Kids in the US get an average of just 3.4 hours of food and nutrition education in elementary schools each year and many kids are so out of touch with what’s on their plate that they think real food comes in a box. This is one of the many reasons that all of us here at The Food School hope to bring hands-on food education back to today’s kids through our Schools-to-Farms Initiative, in-school visits, and public classes and events.
As a parent, you might be wondering: Can I help connect my kids to real food at home? What’s the easiest way to start? We’re here to tell you that it doesn’t require special training, huge diet changes, or bribes to get your little ones interested in the story of real food. You can begin your new food adventures with a field trip to your local farmers market! Markets provide you and your family with wholesome, healthy foods and support local farmers at the same time. The reality is: family farmers need our support! Large agribusiness dominates food production in the U.S. today, and small family farms have a hard time competing in the food marketplace. Buying directly from farmers gives them a better return for their produce and a fighting chance in today’s globalized economy.
Health-wise, you’ll be doing your family a great favor by investing in fresh produce grown close to home. Much of the food found in grocery stores is highly processed and grown using pesticides, hormones, antibiotics, and genetic modification (GMOs). Some of it has been irradiated, waxed, or gassed in transit. These practices may have negative effects on human health. In contrast, most food found at the farmers market is minimally processed, and many of our farmers go to great lengths to grow the most nutritious produce possible by using sustainable techniques, picking produce right before the market, and growing heirloom varieties. (Make sure to ask each farmer about their growing practices. We’ve found that most sustainable farmers enjoy talking about their love for the soil and the great lengths they go to produce healthy, pesticide free food!)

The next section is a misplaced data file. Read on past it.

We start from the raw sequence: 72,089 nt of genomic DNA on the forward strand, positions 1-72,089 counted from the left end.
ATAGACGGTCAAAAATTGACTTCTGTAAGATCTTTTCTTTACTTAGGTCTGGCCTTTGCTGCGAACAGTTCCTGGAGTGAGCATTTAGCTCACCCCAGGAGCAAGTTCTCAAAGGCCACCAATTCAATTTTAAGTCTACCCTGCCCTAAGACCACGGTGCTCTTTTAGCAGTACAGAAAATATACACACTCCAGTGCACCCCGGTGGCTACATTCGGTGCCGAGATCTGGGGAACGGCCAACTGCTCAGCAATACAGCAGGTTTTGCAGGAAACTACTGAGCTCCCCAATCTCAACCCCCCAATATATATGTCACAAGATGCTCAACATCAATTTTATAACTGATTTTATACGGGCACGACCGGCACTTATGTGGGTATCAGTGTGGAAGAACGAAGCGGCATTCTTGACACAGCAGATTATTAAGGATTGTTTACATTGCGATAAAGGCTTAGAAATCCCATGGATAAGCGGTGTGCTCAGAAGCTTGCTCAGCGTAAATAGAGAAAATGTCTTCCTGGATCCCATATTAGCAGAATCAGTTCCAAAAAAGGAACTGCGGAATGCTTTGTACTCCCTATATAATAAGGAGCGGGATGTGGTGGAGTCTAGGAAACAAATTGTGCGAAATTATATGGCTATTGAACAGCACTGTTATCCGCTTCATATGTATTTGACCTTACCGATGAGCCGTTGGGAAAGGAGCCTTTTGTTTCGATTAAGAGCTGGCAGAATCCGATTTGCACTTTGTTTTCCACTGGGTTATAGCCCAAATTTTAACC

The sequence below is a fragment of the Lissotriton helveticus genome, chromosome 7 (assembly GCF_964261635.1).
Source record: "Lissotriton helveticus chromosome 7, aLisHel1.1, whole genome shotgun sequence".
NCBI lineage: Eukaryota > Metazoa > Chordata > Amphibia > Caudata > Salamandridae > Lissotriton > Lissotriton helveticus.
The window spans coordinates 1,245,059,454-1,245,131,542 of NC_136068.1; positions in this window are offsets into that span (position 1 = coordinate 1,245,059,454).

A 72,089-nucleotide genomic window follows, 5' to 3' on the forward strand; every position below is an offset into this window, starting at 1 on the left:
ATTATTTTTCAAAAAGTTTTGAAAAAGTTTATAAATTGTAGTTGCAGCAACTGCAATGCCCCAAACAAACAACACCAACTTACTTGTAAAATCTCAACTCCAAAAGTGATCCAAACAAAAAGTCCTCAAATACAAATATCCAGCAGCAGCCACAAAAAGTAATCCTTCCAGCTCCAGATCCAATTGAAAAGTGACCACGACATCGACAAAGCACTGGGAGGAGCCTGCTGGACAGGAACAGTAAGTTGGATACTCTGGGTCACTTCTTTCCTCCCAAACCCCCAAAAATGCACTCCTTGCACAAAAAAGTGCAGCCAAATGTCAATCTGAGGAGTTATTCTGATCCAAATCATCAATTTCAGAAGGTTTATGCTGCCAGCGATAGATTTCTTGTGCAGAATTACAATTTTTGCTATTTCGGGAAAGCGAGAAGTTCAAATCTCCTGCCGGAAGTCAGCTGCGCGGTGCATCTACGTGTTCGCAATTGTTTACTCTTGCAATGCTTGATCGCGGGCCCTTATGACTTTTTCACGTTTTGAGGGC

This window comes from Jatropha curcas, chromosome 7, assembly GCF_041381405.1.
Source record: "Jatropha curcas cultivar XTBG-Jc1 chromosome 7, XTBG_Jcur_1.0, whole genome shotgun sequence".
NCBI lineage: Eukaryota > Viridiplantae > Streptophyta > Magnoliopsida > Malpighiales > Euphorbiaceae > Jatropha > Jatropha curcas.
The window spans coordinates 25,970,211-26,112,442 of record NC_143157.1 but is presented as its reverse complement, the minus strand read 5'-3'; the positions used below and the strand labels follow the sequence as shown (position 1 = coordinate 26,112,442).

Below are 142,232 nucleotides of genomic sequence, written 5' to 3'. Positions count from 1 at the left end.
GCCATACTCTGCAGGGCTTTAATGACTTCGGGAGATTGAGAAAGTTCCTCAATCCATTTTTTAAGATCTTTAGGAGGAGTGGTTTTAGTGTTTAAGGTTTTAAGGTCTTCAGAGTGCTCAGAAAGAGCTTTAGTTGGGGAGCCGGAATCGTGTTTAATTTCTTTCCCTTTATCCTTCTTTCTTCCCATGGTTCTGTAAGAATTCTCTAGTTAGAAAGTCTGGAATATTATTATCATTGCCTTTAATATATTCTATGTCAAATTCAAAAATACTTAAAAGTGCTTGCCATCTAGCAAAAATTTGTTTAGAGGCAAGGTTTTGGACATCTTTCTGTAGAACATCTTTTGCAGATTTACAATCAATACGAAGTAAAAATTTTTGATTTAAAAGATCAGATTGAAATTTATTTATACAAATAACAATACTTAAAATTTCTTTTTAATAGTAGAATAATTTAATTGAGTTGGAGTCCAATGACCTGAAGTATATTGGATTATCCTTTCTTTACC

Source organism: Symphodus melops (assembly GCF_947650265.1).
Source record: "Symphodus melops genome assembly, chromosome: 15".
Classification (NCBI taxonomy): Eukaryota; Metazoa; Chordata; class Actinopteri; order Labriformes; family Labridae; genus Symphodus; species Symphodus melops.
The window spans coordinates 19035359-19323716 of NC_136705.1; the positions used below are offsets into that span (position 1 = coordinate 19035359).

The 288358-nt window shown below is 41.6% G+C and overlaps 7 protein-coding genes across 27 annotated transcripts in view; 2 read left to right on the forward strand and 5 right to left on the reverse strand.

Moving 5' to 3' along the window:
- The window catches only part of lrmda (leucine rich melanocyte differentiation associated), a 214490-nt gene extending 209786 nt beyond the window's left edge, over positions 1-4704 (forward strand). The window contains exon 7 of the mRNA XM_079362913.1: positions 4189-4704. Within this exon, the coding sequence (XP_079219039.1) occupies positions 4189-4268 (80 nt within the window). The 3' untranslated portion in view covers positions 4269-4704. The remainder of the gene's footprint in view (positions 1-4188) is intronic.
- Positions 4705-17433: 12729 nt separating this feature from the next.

Here are ten reasons that a field trip to your local farmers market will help you connect your children to food and the people who grow it.
1. Develop healthy emotional eating habits.
One of the biggest myths about emotional eating is that it’s prompted by negative feelings. Yes, people often turn to food when they’re stressed out, lonely, sad, anxious, or bored. But emotional eating can be linked to positive feelings too! It’s no accident that McDonald’s named their kids deal a “Happy Meal”! They do this to form a lifelong emotional bond between being happy and eating at McD’s, and it works! You can beat the fast food marketing guru’s at their own game. Simply swap out the fast food and replace it with a fun day at the Farmers Market! Do this on a regular basis and your kids will start to equate healthy real food with those happy family days at the market.
2. Connect kids with “real food”
There is a huge disconnect between most Americans and their food. For the most part, we’ve stopped questioning where our food comes from, how it is raised and if it is good for our health. To a large extent, this is why our supermarkets shelves are lined with so many boxes of processed junk. We can break that cycle with our kids and the Farmers Market provides a great opportunity to further the food connection discussion. It’s much more effective when you practice what you preach. Buying from local sustainable farmers reinforces the message.
3. Talk with real farmers
As you know, kids are naturally curious. This is a good match because farming is really amazing. Think about it: plant seeds in dirt, add water, get vegetables! Of course there’s a lot more to it than that. As we mentioned above, a lot of the farmers we meet are very proud of the work they do and they’re very happy to talk about it. With a little coaching (if necessary) you’re kids can ask some great questions, like- Why are you a farmer? What’s your favorite things to grow? What’s that hardest thing to grow? The easiest? Do you use chemicals or pesticides? Why, or why not? A cool side-effect of this is that the next time you go to the market your kids will remember the farmers. It’s great to make new friends, especially when their doing something as important as growing your food.